Friday, January 7, 2022

Gold and the Fed

In response to a reader's comment regarding why gold prices these days are falling while inflation is rising, I offer two charts which may help. 

The bottom line is that gold prices do not react to changes in inflation, they anticipate changes in inflation. Markets are constantly trying to predict what will happen, oftentimes well in advance of the actual event. This is as it should be, of course. Otherwise it would be too easy.

Chart #1

Chart #1 compares gold prices to the real yield on 5-yr TIPS (inverted). The inverse fit between gold and TIPS yields is pretty impressive, but I caution that this fit does not apply so well to the years prior to what is shown in this chart. My interpretation of the chart begins with the observation that real yields as reflected in 5-yr TIPS are a proxy for how accommodative or tight the market expects the Fed to be in coming years. An accommodative Fed is one that will tend to push real yields lower (as happened during the period 2007 through 2011). A tight Fed does the opposite: it pushes real yields higher (as happened from 2012 through 2015). When the Fed is expected to be easy, gold prices rise in the expectation that an easy Fed today will deliver higher inflation tomorrow, and vice versa. Currently, real yields are beginning to rise from very low levels, and the gold market is weak in the expectation that a tighter Fed will deliver lower inflation in the future.

Chart #2

Chart #2 covers a shorter time frame (and I repeat my caution that these relationships do not always hold over every time period). The way to interpret the blue line is that it is a proxy for what the market expects the Fed funds rate to be in three years' time. The Fed was expected to be super-easy in late 2020 and early 2021, and that is why 3-yr forward interest rate expectations were super-low. As with Chart #1, the story here is that when the market expects the Fed to be in a tightening mode (as has been the case for the past year or so), then gold prices tend to decline because the market expects inflation risk to decline in the future. Once again, the gold market is anticipating changes in inflation conditions, not reacting to changing inflation. 

Interestingly, a strict interpretation of Chart #2 would lead one to surmise that gold prices are overdue for a decline. It will be interesting to see if this actually happens.


Benjamin Cole said...

Fascinating commentary.

IMHO, gold is dubious, in the same way diamonds, or rare oil paintings, silver, Bitcoin or a 1959 Impala are dubious.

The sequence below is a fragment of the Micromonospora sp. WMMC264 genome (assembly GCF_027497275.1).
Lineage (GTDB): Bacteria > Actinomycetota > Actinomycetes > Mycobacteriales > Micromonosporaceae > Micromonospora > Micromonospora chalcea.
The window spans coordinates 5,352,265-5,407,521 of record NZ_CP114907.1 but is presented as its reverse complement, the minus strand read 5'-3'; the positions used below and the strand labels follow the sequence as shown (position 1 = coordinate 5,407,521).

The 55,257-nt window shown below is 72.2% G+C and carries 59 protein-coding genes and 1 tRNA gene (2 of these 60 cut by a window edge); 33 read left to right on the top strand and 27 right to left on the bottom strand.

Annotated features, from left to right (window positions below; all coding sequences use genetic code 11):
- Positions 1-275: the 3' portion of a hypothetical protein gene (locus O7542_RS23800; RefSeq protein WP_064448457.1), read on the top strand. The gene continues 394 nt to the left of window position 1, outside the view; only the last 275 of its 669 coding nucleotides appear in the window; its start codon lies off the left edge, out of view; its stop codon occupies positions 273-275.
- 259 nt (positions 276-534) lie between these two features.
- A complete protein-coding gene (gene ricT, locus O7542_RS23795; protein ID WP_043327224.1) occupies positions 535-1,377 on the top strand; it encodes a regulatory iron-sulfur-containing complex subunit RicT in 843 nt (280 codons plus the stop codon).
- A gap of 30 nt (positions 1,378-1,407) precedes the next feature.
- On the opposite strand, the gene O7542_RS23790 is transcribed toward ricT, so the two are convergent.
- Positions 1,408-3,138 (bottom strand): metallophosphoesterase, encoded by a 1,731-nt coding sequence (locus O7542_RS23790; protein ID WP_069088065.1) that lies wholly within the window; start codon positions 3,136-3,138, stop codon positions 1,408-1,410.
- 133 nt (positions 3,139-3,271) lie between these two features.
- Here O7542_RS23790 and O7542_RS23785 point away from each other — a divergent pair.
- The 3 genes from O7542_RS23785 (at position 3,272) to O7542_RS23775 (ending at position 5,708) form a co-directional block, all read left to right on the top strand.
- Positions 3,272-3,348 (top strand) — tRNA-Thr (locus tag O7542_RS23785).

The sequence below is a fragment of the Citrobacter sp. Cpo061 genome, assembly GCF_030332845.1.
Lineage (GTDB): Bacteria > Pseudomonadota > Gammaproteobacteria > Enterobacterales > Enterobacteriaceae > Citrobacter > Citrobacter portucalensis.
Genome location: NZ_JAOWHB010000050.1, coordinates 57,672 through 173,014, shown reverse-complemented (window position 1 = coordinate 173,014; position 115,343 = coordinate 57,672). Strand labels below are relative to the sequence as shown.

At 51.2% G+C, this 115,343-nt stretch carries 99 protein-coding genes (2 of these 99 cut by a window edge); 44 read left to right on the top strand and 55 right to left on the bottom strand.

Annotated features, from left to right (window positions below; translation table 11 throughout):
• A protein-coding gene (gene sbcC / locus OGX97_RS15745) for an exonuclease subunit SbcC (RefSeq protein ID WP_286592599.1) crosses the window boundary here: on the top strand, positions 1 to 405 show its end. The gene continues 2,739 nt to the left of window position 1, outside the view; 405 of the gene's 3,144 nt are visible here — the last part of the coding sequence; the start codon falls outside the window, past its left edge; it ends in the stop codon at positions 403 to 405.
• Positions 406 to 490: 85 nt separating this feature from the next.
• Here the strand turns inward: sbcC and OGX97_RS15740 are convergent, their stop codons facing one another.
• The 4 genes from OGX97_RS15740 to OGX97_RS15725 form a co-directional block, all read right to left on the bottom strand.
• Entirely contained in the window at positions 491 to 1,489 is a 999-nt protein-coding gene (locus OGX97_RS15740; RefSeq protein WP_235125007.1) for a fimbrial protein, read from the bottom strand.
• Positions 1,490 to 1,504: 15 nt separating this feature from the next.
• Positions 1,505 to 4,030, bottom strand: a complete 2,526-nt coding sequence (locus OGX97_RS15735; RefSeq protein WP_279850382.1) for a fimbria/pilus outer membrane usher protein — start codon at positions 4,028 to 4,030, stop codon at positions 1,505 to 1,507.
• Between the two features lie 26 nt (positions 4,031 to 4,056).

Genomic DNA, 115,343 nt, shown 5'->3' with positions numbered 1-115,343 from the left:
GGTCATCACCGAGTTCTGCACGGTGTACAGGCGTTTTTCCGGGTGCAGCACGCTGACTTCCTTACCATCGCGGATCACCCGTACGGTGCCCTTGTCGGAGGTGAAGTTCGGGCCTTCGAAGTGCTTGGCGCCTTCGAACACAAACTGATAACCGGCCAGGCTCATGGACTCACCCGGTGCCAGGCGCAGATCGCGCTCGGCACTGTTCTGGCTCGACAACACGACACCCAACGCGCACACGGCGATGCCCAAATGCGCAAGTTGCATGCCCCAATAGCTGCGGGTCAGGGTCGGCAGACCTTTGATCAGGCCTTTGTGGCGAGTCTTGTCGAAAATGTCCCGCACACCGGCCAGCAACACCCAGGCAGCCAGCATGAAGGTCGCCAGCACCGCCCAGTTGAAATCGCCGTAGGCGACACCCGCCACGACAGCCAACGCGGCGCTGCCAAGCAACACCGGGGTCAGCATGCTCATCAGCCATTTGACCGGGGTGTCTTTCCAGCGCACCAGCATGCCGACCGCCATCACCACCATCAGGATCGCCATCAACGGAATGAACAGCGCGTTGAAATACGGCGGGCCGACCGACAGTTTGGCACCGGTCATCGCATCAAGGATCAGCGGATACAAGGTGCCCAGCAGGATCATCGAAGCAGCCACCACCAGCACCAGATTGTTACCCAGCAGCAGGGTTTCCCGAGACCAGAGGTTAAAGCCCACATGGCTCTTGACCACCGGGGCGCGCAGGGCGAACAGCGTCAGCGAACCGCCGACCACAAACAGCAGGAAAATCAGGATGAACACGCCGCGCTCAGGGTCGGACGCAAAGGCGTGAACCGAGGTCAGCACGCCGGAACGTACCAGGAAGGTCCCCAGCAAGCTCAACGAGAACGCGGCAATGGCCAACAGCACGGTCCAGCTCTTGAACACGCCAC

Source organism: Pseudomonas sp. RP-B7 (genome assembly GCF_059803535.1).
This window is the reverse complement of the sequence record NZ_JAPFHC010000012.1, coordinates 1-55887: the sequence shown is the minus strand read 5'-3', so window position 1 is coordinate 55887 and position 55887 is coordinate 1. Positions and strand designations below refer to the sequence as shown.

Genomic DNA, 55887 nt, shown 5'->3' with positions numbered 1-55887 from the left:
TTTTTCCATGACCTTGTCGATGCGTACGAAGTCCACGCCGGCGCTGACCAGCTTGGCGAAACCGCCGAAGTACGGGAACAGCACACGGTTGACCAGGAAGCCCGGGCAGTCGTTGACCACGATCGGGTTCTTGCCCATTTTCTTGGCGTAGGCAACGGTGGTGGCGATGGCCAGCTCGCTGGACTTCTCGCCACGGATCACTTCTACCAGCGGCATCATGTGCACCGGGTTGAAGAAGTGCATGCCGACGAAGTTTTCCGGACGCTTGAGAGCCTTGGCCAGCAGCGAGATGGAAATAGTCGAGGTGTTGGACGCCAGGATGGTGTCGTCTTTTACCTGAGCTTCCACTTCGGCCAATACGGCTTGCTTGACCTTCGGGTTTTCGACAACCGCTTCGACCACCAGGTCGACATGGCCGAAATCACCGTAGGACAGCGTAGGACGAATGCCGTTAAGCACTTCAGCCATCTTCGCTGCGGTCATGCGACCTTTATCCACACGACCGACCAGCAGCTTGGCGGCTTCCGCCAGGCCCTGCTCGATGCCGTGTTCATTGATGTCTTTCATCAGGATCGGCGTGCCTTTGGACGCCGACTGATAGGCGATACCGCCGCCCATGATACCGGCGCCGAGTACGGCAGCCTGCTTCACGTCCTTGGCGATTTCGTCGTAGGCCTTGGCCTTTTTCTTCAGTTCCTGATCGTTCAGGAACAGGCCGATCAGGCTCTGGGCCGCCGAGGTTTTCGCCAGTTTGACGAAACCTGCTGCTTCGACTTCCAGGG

The value is not based on a stream of income that can be produced, but on elusive investor sentiment. If enough people concur gold is worth something and an inflation hedge...then it is true.

Same for Bitcoin, btw. But if people lose faith....

BTW, I would love a 1959 Impala. That vehicle represents real, enduring value!

wkevinw said...

As I have gained more investment experience, I have settled on several asset classes, and don't do much investing in smaller groups than these classes. I have done some, however, including "gold" investing, but through a fairly diversified mutual fund. It was/is a combination of the metal and mining assets, and also includes other precious metals.

If I get an inflation "buy signal" I invest in a broad commodity fund. I have never been able to figure out whether gold, energy, crypto, or whatever, will lead the way.

Broad based commodity funds did very well in 2021.

I would love a 1959 Impala too.

Junkyard_hawg1985 said...

Thanks for sharing. One of the more interesting articles I read on inflation looked at the 1800's when gold was money. During the 1800's, despite swings in inflation the cumulative average inflation rate was -0.5% (i.e. long term deflation due to factors like the industrial revolution). The other way of stating this is that gold essentially gained 0.5% in value per year during the 1800's. If you make the assumption the real price of gold increases by 0.5% per year and correct for inflation, gold is overpriced. Assuming prices have rises from $1 to $33.09 due to inflation since 1900 and 121 years at 0.5% value growth would put the price of gold at $1250/oz.

While overpriced, gold still has a lot of swings as people try to hedge against future inflation. Future inflation expectations tend to swing. If gold were at the $1250 price suggested by history, the 0.5% annual real return would be a far better investment than the negative real interest rates today. Is that worth a 44% premium? I honestly don't know.